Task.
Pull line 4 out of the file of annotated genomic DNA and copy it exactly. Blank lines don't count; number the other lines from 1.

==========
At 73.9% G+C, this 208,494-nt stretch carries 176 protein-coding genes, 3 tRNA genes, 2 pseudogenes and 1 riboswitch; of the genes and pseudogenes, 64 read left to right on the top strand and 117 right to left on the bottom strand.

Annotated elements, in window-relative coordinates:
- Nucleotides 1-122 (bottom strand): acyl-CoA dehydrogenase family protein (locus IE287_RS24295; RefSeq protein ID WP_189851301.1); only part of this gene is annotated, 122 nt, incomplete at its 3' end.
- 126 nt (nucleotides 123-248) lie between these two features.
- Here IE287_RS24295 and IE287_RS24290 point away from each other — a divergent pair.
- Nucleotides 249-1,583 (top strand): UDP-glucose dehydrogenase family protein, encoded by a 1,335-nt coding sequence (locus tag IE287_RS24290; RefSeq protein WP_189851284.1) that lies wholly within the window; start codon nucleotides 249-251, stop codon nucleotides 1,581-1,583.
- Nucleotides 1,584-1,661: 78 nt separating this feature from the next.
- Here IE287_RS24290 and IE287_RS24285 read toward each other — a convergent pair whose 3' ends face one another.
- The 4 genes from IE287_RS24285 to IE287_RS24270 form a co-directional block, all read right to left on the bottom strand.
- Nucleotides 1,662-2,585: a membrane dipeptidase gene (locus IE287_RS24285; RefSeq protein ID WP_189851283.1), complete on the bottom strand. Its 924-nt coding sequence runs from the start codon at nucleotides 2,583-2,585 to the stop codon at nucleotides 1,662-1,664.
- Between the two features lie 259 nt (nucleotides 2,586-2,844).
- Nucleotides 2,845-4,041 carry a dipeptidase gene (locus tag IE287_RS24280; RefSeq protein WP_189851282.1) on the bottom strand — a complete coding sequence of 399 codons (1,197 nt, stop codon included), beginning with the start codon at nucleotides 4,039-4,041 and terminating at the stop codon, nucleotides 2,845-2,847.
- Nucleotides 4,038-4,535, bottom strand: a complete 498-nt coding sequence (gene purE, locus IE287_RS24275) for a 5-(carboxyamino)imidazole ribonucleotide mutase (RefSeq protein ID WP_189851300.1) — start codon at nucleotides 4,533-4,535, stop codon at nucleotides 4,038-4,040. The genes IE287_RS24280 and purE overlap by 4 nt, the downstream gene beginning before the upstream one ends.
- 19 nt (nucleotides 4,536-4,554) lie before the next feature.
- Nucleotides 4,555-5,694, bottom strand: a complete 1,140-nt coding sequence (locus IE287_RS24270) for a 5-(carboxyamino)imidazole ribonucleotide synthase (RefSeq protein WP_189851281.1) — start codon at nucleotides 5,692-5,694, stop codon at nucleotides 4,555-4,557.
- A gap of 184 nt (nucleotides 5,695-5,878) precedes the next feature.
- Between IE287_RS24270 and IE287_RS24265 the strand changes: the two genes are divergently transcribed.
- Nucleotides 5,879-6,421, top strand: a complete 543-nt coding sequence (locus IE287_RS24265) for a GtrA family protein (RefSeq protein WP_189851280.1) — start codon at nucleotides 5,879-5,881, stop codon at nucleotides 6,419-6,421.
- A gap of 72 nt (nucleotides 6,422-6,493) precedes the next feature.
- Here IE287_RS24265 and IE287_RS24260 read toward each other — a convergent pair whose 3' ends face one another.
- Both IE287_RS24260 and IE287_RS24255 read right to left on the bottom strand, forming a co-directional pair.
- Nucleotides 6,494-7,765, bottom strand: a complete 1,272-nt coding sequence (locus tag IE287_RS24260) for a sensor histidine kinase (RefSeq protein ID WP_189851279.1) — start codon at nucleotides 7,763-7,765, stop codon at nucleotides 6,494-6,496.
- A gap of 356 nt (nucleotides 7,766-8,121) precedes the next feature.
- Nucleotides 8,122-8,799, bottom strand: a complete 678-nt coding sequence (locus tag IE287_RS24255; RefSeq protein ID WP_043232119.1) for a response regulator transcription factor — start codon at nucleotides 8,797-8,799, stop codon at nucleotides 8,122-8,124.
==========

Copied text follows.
- 126 nt (nucleotides 123-248) lie between these two features.